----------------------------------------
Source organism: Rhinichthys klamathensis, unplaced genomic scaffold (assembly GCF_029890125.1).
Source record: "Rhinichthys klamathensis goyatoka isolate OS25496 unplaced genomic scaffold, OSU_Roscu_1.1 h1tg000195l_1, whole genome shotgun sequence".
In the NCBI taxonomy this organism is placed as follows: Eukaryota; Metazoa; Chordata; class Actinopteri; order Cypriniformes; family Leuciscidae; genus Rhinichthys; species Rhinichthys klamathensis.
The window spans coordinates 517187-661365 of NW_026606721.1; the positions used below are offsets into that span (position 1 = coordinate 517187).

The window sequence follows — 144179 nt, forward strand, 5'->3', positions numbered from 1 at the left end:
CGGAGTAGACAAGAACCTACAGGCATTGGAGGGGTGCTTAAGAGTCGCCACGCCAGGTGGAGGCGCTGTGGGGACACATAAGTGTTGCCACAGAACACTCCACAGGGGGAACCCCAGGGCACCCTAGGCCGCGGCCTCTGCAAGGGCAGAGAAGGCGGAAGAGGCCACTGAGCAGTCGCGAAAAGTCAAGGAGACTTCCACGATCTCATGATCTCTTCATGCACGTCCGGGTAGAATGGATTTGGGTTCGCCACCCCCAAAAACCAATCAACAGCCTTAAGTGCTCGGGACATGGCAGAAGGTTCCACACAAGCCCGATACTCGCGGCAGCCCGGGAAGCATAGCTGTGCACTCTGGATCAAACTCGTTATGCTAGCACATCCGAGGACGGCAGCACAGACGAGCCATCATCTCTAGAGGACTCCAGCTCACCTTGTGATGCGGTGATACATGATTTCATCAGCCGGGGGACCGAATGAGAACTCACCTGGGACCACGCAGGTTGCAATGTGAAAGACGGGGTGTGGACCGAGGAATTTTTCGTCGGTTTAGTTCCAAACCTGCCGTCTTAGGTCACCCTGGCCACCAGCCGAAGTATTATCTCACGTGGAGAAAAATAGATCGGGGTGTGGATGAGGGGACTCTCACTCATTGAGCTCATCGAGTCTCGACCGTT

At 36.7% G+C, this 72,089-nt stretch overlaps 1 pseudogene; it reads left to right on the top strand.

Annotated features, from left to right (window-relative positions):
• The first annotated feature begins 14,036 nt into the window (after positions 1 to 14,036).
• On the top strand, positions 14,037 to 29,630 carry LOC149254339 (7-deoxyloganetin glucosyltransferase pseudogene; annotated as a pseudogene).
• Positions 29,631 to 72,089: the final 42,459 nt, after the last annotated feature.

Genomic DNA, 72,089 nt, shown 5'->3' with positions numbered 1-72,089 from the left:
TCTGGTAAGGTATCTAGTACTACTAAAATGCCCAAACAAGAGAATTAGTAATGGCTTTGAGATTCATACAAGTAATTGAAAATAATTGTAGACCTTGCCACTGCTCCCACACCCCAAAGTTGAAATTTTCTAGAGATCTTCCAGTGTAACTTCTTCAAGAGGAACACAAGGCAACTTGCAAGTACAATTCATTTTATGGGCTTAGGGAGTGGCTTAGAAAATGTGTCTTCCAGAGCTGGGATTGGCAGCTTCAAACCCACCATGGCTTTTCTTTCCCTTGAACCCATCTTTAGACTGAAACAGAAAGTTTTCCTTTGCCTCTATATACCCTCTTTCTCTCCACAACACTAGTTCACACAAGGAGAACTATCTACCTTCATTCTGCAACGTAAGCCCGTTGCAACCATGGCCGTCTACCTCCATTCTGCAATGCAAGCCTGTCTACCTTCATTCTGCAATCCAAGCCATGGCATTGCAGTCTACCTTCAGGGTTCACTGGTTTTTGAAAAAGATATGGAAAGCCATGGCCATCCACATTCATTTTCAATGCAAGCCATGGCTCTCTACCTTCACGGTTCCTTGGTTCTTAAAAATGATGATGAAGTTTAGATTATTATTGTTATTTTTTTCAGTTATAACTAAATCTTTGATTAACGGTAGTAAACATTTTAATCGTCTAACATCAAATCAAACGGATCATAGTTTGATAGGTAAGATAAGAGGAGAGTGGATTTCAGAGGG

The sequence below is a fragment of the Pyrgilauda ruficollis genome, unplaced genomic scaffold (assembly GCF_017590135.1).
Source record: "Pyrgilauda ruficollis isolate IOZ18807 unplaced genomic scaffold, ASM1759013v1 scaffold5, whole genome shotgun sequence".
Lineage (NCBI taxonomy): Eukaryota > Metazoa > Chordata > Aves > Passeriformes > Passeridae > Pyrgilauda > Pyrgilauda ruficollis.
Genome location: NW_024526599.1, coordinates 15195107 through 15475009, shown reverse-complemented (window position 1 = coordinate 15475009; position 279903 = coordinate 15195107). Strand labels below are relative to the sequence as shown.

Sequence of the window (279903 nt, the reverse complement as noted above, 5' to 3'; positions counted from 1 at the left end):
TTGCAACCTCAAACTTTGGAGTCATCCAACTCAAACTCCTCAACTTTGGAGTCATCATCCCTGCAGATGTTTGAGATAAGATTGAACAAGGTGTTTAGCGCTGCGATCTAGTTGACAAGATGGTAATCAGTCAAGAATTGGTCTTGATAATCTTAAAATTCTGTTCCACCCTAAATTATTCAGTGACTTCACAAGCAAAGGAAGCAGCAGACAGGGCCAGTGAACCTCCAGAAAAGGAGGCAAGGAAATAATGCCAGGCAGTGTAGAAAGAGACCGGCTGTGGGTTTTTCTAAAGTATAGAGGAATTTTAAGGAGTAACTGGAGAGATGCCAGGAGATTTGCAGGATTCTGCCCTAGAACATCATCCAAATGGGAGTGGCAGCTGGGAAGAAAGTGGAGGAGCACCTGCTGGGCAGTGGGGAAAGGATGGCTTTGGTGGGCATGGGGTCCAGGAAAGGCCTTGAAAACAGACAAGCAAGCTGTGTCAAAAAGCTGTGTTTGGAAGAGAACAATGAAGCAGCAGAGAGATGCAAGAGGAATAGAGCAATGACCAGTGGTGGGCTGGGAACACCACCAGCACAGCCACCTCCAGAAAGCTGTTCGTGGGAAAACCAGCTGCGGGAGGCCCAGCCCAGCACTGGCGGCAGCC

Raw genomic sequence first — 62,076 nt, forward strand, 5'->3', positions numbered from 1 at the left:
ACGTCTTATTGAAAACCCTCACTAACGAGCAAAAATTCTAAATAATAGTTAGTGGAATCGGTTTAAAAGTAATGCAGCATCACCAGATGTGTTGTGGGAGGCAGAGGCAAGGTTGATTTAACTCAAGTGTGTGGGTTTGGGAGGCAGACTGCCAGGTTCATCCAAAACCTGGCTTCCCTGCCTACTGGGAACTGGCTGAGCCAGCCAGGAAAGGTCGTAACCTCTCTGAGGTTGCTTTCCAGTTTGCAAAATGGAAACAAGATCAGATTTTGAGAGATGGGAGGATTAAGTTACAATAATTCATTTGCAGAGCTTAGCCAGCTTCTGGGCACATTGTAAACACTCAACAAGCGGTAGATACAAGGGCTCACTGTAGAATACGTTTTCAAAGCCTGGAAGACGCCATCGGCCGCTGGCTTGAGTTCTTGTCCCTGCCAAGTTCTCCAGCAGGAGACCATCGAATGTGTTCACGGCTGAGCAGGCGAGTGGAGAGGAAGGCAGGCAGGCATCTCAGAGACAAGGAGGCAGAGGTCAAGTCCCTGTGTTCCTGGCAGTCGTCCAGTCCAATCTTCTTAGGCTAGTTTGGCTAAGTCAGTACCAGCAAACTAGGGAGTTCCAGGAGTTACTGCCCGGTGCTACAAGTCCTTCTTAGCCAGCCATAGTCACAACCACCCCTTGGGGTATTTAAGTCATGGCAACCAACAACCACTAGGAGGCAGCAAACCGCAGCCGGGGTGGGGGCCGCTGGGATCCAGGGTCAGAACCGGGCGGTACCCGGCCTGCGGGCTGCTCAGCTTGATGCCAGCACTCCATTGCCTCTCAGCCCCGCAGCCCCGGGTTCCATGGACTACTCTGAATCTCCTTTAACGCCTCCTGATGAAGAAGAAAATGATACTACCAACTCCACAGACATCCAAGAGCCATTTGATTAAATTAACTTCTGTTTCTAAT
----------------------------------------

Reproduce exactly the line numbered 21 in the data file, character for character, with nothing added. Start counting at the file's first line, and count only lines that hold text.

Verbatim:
ACGTCTTATTGAAAACCCTCACTAACGAGCAAAAATTCTAAATAATAGTTAGTGGAATCGGTTTAAAAGTAATGCAGCATCACCAGATGTGTTGTGGGAGGCAGAGGCAAGGTTGATTTAACTCAAGTGTGTGGGTTTGGGAGGCAGACTGCCAGGTTCATCCAAAACCTGGCTTCCCTGCCTACTGGGAACTGGCTGAGCCAGCCAGGAAAGGTCGTAACCTCTCTGAGGTTGCTTTCCAGTTTGCAAAATGGAAACAAGATCAGATTTTGAGAGATGGGAGGATTAAGTTACAATAATTCATTTGCAGAGCTTAGCCAGCTTCTGGGCACATTGTAAACACTCAACAAGCGGTAGATACAAGGGCTCACTGTAGAATACGTTTTCAAAGCCTGGAAGACGCCATCGGCCGCTGGCTTGAGTTCTTGTCCCTGCCAAGTTCTCCAGCAGGAGACCATCGAATGTGTTCACGGCTGAGCAGGCGAGTGGAGAGGAAGGCAGGCAGGCATCTCAGAGACAAGGAGGCAGAGGTCAAGTCCCTGTGTTCCTGGCAGTCGTCCAGTCCAATCTTCTTAGGCTAGTTTGGCTAAGTCAGTACCAGCAAACTAGGGAGTTCCAGGAGTTACTGCCCGGTGCTACAAGTCCTTCTTAGCCAGCCATAGTCACAACCACCCCTTGGGGTATTTAAGTCATGGCAACCAACAACCACTAGGAGGCAGCAAACCGCAGCCGGGGTGGGGGCCGCTGGGATCCAGGGTCAGAACCGGGCGGTACCCGGCCTGCGGGCTGCTCAGCTTGATGCCAGCACTCCATTGCCTCTCAGCCCCGCAGCCCCGGGTTCCATGGACTACTCTGAATCTCCTTTAACGCCTCCTGATGAAGAAGAAAATGATACTACCAACTCCACAGACATCCAAGAGCCATTTGATTAAATTAACTTCTGTTTCTAAT